(11 Total References)
Alabama Organ Center
Ann B. Rayburn, RN, BSN, CPTC
Senior Manager of Professional Education
"Our colors - blue and green ...
"Our colors - blue and green - have not yet had as much time to catch on as colors for other health care causes have," says Ann Rayburn, RN, senior manager of professional education for the AOC.
"We are encouraging supporters to wear blue and green on April 17.
Our long-term goal is that one day the public will instantly associate the color combination with organ donation."
Additional, more spectacular promotions are planned to drive home the color association, Rayburn
"We are lighting up the entire state on April 17 at several Alabama landmarks you can't miss, Rayburn
"This is a very popular and quite touching event for everyone in the donor community," Rayburn
"What we hope this Donate Life Month will do is help people connect with the idea that, in their loss, if a loved one is a donor then the family may have some positive element to hold on to during a difficult time," Rayburn
Ann Rayburn, senior manager ...
Ann Rayburn, senior manager of education with Alabama Organ Center, said the center encourages people who wish to donate their organs after their death to have a conversation with family members about their wishes.
Dialysis can be done for kidney patients waiting for a transplant, but there's no equivalent treatment for other organs, and Rayburn said the wait can be too long for some people.
Ann Rayburn, senior manager ...
Ann Rayburn, senior manager of professional education for the Alabama Organ Center, said the disparity is not a result of African-Americans donating in numbers lower than their share of the population.
"You can go to an African-American church, and everybody knows somebody who's been on dialysis," Rayburn
"It's that prevalent."
Among those who do hesitate to register as donors, many are motivated by one of two concerns, Rayburn
A significant number of people believe that organ donors get substandard care in emergency departments, because doctors are anxious to recover donor organs; others believe their faith bars them from donating.
Some level of mistrust in the black community may be related to the infamous Tuskegee syphilis experiments, in which federal researchers, even into the 1970s, misled and failed to treat African-American subjects with syphilis.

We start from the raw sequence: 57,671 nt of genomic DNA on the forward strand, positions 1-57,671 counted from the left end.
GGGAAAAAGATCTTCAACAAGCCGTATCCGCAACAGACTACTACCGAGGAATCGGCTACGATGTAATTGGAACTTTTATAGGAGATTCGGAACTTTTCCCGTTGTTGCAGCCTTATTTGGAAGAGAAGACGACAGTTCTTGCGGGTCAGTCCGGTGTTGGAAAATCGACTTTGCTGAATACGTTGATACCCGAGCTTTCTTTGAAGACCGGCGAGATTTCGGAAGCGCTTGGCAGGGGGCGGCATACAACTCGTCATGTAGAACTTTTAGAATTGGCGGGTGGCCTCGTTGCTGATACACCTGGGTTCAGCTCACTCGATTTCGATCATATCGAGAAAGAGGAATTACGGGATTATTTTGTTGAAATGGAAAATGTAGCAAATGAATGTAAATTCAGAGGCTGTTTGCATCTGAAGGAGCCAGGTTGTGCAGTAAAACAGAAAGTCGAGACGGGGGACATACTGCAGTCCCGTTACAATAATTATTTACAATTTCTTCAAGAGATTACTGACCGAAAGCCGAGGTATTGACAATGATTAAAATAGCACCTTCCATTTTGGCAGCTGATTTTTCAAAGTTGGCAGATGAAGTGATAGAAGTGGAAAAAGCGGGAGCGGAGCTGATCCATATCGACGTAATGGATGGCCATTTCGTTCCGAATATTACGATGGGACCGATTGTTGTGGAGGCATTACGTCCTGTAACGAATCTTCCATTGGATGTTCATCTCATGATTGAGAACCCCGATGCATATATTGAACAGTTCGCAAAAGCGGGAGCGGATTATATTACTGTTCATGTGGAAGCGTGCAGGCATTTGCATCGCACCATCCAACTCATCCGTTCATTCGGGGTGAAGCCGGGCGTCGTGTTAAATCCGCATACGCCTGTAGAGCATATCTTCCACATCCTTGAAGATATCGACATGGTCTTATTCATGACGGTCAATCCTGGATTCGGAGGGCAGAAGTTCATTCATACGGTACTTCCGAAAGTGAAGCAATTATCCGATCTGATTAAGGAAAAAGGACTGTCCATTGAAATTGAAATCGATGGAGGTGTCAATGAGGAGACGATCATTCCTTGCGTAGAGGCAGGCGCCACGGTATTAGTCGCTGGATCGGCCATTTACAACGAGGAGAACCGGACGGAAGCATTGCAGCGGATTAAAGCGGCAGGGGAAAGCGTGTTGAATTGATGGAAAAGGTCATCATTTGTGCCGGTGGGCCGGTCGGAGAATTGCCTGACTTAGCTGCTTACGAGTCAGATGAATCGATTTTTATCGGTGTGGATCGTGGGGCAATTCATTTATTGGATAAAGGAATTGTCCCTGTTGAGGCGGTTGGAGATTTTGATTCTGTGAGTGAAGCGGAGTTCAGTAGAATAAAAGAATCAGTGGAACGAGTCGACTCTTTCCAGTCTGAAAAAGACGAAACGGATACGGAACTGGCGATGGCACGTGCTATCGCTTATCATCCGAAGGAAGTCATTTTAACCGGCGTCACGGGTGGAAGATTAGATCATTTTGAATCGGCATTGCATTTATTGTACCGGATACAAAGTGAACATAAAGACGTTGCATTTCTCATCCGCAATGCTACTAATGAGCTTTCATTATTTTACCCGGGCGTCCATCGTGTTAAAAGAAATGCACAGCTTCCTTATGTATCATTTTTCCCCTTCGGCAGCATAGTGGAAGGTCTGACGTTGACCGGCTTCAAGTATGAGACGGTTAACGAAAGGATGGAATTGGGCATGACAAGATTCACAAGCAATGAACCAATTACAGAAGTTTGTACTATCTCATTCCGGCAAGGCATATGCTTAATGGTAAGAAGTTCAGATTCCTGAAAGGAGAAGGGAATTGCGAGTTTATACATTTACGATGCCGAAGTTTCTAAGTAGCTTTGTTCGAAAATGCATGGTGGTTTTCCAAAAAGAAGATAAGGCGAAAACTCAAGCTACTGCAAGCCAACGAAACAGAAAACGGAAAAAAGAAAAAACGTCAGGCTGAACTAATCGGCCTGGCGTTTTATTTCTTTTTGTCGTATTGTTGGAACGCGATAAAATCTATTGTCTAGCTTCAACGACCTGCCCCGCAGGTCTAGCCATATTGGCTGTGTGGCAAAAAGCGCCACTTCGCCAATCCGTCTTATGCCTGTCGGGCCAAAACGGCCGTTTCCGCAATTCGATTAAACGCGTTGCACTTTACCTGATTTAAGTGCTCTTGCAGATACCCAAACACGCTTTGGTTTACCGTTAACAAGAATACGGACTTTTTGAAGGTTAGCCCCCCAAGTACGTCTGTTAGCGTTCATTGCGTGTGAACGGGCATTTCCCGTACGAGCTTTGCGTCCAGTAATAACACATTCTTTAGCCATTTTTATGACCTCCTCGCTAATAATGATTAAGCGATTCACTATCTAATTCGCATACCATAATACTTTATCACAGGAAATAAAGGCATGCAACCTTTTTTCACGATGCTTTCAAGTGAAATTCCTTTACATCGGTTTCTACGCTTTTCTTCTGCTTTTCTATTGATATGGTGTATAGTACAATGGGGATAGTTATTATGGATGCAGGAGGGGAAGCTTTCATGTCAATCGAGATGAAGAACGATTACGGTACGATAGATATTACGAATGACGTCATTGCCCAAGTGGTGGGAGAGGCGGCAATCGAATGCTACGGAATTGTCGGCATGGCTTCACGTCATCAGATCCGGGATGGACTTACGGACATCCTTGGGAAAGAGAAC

said mistrust in the medical establishment is cited as a reason for not donating by people of all races.
The truth, Rayburn
said, is that emergency departments contact organ banks only after life-saving efforts have been exhausted, and most major religions explicitly allow donations or take no position on the matter.
Approximately 23,000 hospital deaths ...
Approximately 23,000 hospital deaths occur in Alabama each year, and under federal law, every one of those patients must be screened as a potential donor, regardless of age or diagnosis, according to Ann Rayburn, senior manager of professional education for the Alabama Organ Center (AOC).
"There are so many people waiting for organ transplants, so if there is a possibility, we try to make it happen," Rayburn
"We can't assume that a patient's family is going to know about their wishes just because someone's name is on the registry," Rayburn
"We want to work with the family to carry out the individual's wishes."
If no documentation is available or if the patient is under the age of 18, the family must make the donation decision.
said this is why it is important for you to talk to your family about your decision, regardless of your age.
"The testing (for transmissible diseases) takes six hours, but at the same time, we are identifying recipients that are going to be the best match," Rayburn
Potential recipients are listed on a national registry operated by the United Network for Organ Sharing
(UNOS), the nonprofit organization that operates the federally approved Organ Procurement and Transplantation Network.
Everyone on a waiting list for a transplant is listed with UNOS
When a donor is available, officials at UAB access UNOS and enter information about the donor, including height, weight, age and the zip code of the patient's hospital.
The site then generates a list of recipients in order of priority, which is determined by how long a patient has waited and how well a patient matches the donor.
Patients waiting for hearts, livers and lungs have a critical status affiliated with them as well.
"The sicker a patient is, the higher [his or her] place on this list," Rayburn
"All the guidelines for determining recipients are dictated by UNOS
Patients who wish to donate their eyes do so through the Alabama Eye Bank
said, and if a patient is going to donate organs and eyes, representatives work together so the family does not have to complete multiple sets of paperwork.
Once the donor patient's organs are recovered, the body is released to the family for burial.
Within about two weeks, the donor family will receive a letter of condolence and thanks from the AOC
The family also will learn what organs and tissues were recovered and what the AOC knows about the recipients, Rayburn